grass green

I know in August, I’ll be thinking of snow and cozy nights in, but right now, all I want to do is ride my bike. Instead, I made some soup and spent Saturday chatting with one of my oldest and bests.

It was supposed to be a Portuguese fish stew, but ended up being more of a spicy soup. I couldn’t find linguiça, and someone drank the white wine I was planning on using, so I substituted some dry vermouth that’s been rolling around in the fridge for awhile. We ate it pretty quickly, and then I was tired (cava) so I didn’t take any pictures. But, I’ll tell you how to make it anyways. I know my technique isn’t always sophisticated, and a lot of stuff is just chopped up and cooked, but I’ll try to wax more poetic once in awhile. For instance, in this soup, I added one star anise pod (fruit?) to the broth. It made all the difference. I don’t like when people call food sexy, and I’m not about to do so. However, the perfume that the star anise added to the soup made all the difference, like a chipped tooth or smudged eyeliner left over from the night before. That’s stupid writing, but you know what I’m going for? It almost smelled weird, but then the weird turned back to good. Sort of like on LOST where the world is in a precarious balance? The star anise added another layer that made everything much more interesting. I don’t want to talk about the star anise “elevating the dish.” because I’m tired of people talking about “elevating dishes.” Am I going through an existential crisis in regards to food in our culture? Yes, probably, more on that later. Cohesion, harmony, agreement.

Loosely based on the recipes on the link’s page.

Let’s call it End of Winter Soup. It’s really easy, and you should make it tonight or tomorrow for dinner.

like a kid’s book. let’s spell s-h-a-l-l-o-t… my favorite aromatic?
Photobucket

Ingredients.
1 bell pepper, diced
1 yellow onion, diced
1 shallot, minced
5 cloves garlic, minced
1 cup clam juice
1 cup dry vermouth OR white wine
1 pint chix stock
Olive Oil, as needed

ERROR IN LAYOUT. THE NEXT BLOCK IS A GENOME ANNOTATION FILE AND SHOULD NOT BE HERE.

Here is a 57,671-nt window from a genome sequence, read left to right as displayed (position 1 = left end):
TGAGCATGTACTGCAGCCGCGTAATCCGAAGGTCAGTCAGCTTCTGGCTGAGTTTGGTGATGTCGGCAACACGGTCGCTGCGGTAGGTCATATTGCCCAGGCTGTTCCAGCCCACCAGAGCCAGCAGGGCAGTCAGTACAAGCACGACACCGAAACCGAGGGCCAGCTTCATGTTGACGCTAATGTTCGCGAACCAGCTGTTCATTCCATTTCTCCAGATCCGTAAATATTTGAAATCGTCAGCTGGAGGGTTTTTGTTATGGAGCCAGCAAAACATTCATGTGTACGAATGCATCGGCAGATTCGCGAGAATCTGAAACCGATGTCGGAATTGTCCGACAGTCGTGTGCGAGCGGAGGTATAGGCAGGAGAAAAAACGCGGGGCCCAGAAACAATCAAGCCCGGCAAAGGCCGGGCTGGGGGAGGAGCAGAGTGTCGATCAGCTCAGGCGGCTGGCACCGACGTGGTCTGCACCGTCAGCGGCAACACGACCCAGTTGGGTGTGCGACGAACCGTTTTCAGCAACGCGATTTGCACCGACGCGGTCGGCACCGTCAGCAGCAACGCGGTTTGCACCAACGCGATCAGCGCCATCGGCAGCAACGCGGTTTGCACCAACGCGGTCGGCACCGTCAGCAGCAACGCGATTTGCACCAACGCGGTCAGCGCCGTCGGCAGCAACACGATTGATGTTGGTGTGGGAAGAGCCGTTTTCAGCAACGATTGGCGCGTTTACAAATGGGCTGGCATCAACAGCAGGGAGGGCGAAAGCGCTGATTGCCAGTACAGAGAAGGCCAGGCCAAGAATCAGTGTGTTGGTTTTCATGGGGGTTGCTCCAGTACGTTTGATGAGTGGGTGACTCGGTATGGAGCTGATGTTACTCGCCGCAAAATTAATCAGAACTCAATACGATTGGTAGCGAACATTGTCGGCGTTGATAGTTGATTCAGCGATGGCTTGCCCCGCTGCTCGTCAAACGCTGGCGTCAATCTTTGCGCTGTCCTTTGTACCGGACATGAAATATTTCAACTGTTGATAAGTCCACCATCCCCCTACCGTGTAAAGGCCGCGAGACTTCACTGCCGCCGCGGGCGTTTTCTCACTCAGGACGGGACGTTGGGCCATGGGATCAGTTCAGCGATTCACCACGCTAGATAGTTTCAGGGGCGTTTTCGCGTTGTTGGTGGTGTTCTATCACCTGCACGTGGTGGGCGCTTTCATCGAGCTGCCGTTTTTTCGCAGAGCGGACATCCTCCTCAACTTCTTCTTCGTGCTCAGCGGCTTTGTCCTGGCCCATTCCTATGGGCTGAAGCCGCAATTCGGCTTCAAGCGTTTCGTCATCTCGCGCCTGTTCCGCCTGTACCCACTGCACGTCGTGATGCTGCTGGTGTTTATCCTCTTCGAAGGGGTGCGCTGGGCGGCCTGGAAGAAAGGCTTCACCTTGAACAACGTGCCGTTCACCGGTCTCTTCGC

15 ounce can of diced tomatoes (i know it’s winter. canned is better. and cheaper)
2 pounds baby potatoes, halved
1/2 pound Mexican chorizo split and loose.
Salt, to taste
Pepper, to taste
1 whole star anise pod
3 bay leaves
1/2 pound frozen shrimp
1/2 pound thawed white fish, in chunks

Method.
1. Using a large stock pot, coat the bottom of it with olive oil.
2. Heat and saute your onions and garlic until fragrant and soft. Add your bay leaves.
3. Add the chorizo.
4.Add your potatoes. I like this idea because, typically this kind of stew is thickened with bread. Try to caramelize some of your potatoes, the crust will taste nice later… Don’t do it to all of them though, some of them should remain soft and almost buttery on the inside.
5. When enough of your potatoes are roasty, add your chopped bell pepper. Cook until you can smell the bell pepper.
6. Add your star anise.
7. Add your vermouth and clam juice.
8. Stir.
9. Add your tomato product. There should be some fond on the bottom of your pot from all of the high heat cooking you’ve been doing. The vermouth and tomato product are pretty high acid, so they will effectively deglaze the pan, which is what you are going for.
10. When the pan is deglazed, add the chicken stock.
11. Simmer until the flavors are married. I did it for about 2 hours. Remember to taste your stuff.
12. About 15 minutes before serving, add your thawed white fish. About 5 minutes before serving add your shrimp. You might need to turn the heat up a little bit to cook the fish.
13. S&P TT- might not need that much salt since some of the ingredients are pretty salty.

* You can make this without shellfish or fish. You could make it without meat, and use rocks instead. The possibilities are endless.

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this is a picture, incase you forgot what these things look like.

I’ve mentioned this before, but the Mexican grocery has cheap spices which are good and fresh. As a side note, they also have really cheap flax seed, which is handy in gf baking.

Another thing, this afternoon I interviewed my friend Thomas about food in contemporary Norway (his Mom is Norwegian and he’s been there lots of times) I WANT TO MAKE THESE. Vant some vaffles? And candy. How do Norwegians feel about long winters?

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